I often believe that my children are better negotiators than I am.  Even though small fry are without formal power or authority, kids seems to get the lion’s share of what they want.  Why is this so?

Number one:  Kids have high aspirations.  They are not carrying around years of baggage and rejection that limits their willingness to ask for the sky and then some.  Number two: Children understand the decision making process in the family organization.  They know how to work the system; they know who is soft, and who is not.  They are so intuitively smart in this area.   And Number three: Kids understand that “no” is an opening bargaining position.  They understand that it takes a while for their parents to get used to a new idea.  So, they will wait and wear you down with ferocious tenacity.

Our lives are full of negotiations every single day.  It is a way of life, whether you know it is happening or not.    For many of us, life is an ongoing process of trying to influence others, whether it is your friends, boss, client, landlord, car dealer, real estate seller and even a loved one.  Here are six tips I use to negotiate, that have helped me over the years.  (I hope my wife Amy is not reading this.)

1) Listen, do not talk.  If the other side is willing to talk, let them.  Take notes, and do not interrupt.  You will learn a lot about their position, and they will think you are the nicest person in the world for listening to them.

2) Create long pauses of silence.  This makes the other side nervous; they think you are contemplating your next big move.

3) Be humble.  It is OK to say I don’t know the answer to a question or problem.  It is Ok to say, “I am just not that smart in this area.”  It will bring down the defensive walls that have been built up, and will lead to a more human approach to reaching agreement.

4) Like Herb Cohen says, “Care, just not that much.”  This is so true, as it makes the appearance that you have other options.  My favorite word in business is “options.”

5) Create a win/win.  Negotiating is often a way to resolve conflict.  At times, some conflicts need not be dealt with, but avoided.  You will know when this happens.  If it needs to be dealt with, creating a win/win is the only remedy.  Be prepared to concede to make the outcome a win for everyone.  At the end of the day, it pays to make sure both sides walk away from the table with just a little buyer’s and seller’s remorse.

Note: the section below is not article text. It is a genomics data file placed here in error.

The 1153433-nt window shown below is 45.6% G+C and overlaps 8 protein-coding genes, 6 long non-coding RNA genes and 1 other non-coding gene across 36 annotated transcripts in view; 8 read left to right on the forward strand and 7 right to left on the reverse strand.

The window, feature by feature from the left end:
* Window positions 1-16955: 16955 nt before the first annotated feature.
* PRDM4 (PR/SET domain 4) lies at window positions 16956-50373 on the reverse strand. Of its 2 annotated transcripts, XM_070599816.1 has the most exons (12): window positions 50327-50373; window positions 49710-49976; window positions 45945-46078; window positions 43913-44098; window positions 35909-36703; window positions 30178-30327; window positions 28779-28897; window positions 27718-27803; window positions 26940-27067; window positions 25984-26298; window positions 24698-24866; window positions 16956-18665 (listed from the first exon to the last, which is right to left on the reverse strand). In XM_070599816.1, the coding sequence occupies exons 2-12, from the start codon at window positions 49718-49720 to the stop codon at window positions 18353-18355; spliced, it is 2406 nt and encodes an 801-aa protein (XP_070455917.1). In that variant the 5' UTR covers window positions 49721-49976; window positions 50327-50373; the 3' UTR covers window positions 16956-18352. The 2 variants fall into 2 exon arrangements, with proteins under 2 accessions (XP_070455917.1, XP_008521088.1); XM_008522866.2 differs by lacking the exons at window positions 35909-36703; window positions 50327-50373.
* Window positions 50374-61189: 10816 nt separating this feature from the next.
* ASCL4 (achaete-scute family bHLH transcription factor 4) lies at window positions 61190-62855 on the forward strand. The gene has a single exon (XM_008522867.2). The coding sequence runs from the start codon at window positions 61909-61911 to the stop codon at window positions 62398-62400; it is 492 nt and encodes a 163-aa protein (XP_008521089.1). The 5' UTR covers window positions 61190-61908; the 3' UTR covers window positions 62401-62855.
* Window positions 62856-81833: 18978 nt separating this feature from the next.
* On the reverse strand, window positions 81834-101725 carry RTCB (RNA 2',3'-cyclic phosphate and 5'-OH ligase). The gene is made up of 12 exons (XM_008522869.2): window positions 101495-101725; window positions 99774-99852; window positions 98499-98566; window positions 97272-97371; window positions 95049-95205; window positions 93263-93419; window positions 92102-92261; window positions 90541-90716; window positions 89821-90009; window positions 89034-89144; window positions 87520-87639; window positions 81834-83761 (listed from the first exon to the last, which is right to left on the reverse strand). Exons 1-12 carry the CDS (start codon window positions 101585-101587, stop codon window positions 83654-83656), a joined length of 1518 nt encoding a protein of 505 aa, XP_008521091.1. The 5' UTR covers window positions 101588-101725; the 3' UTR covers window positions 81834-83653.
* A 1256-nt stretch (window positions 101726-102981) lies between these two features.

6) Understand your opponent completely.  Do your homework, and know everything there is to know.   You can Google them, call people that they know on LinkedIn, and call old employers or employees.  You never know what kind of treasure trove you may find.

So the next time your children are relentlessly negotiating their way to more dessert, remember that life is one big negotiation.  Take the emotion out of it, and treat it like a game, and you will be far more successful in the process.

Finally, if you will be in Denver on September 21st, please join me for Resort Realty Capital’s educational series called Life’s Financial Navigator, which will be held at the Denver Athletic Club at 7:15AM through 9AM.  Breakfast will be provided.  The fee is $15.00 but as my special guest, it is free.

Speaker: Christopher B. Pelley, CEO & Managing Director for Capital Investment Management and Jerry Paul, former SVP and Global Partner for INVESCO funds group.

We are pleased to announce Christopher B. Pelley, CEO & Managing  Director for Capital Investment Management and Jerry Paul, CFA (Chartered Financial Analyst) will be speaking on the latest macro-economic  financial issues facing United States investors. With 30 years of financial services experience, Mr. Pelley and Mr. Paul will provide their unique and broad perspective on navigating the current investment landscape both from a practical and psychological view. Chris’s bio can be found at www.cimcodenver.com/our_team.html.

(Disclaimer: Securities offered through First Allied Securities, Inc., a registered Broker/Dealer, member FINRA/SIPC)